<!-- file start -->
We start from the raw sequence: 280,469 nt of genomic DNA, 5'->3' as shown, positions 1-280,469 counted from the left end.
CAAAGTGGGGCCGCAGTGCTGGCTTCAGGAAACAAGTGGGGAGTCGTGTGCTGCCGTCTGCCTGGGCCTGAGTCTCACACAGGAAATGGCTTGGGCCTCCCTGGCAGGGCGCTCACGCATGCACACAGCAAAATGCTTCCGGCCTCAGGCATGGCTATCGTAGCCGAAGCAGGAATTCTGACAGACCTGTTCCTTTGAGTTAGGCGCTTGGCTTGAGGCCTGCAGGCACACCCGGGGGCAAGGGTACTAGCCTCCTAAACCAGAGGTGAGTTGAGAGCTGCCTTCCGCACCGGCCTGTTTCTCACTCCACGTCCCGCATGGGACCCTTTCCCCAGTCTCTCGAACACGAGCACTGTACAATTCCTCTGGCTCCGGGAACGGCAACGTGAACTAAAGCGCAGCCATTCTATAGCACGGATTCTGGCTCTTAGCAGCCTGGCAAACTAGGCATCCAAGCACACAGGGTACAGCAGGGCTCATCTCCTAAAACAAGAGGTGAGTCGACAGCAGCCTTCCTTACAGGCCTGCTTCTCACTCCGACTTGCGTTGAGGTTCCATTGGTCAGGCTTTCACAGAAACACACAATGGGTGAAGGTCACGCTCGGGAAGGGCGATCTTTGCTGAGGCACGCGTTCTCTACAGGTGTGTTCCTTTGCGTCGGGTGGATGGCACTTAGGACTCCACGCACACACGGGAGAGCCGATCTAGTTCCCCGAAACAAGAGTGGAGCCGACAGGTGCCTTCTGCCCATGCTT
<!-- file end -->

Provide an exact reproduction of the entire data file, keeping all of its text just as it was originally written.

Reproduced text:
We start from the raw sequence: 280,469 nt of genomic DNA, 5'->3' as shown, positions 1-280,469 counted from the left end.
CAAAGTGGGGCCGCAGTGCTGGCTTCAGGAAACAAGTGGGGAGTCGTGTGCTGCCGTCTGCCTGGGCCTGAGTCTCACACAGGAAATGGCTTGGGCCTCCCTGGCAGGGCGCTCACGCATGCACACAGCAAAATGCTTCCGGCCTCAGGCATGGCTATCGTAGCCGAAGCAGGAATTCTGACAGACCTGTTCCTTTGAGTTAGGCGCTTGGCTTGAGGCCTGCAGGCACACCCGGGGGCAAGGGTACTAGCCTCCTAAACCAGAGGTGAGTTGAGAGCTGCCTTCCGCACCGGCCTGTTTCTCACTCCACGTCCCGCATGGGACCCTTTCCCCAGTCTCTCGAACACGAGCACTGTACAATTCCTCTGGCTCCGGGAACGGCAACGTGAACTAAAGCGCAGCCATTCTATAGCACGGATTCTGGCTCTTAGCAGCCTGGCAAACTAGGCATCCAAGCACACAGGGTACAGCAGGGCTCATCTCCTAAAACAAGAGGTGAGTCGACAGCAGCCTTCCTTACAGGCCTGCTTCTCACTCCGACTTGCGTTGAGGTTCCATTGGTCAGGCTTTCACAGAAACACACAATGGGTGAAGGTCACGCTCGGGAAGGGCGATCTTTGCTGAGGCACGCGTTCTCTACAGGTGTGTTCCTTTGCGTCGGGTGGATGGCACTTAGGACTCCACGCACACACGGGAGAGCCGATCTAGTTCCCCGAAACAAGAGTGGAGCCGACAGGTGCCTTCTGCCCATGCTT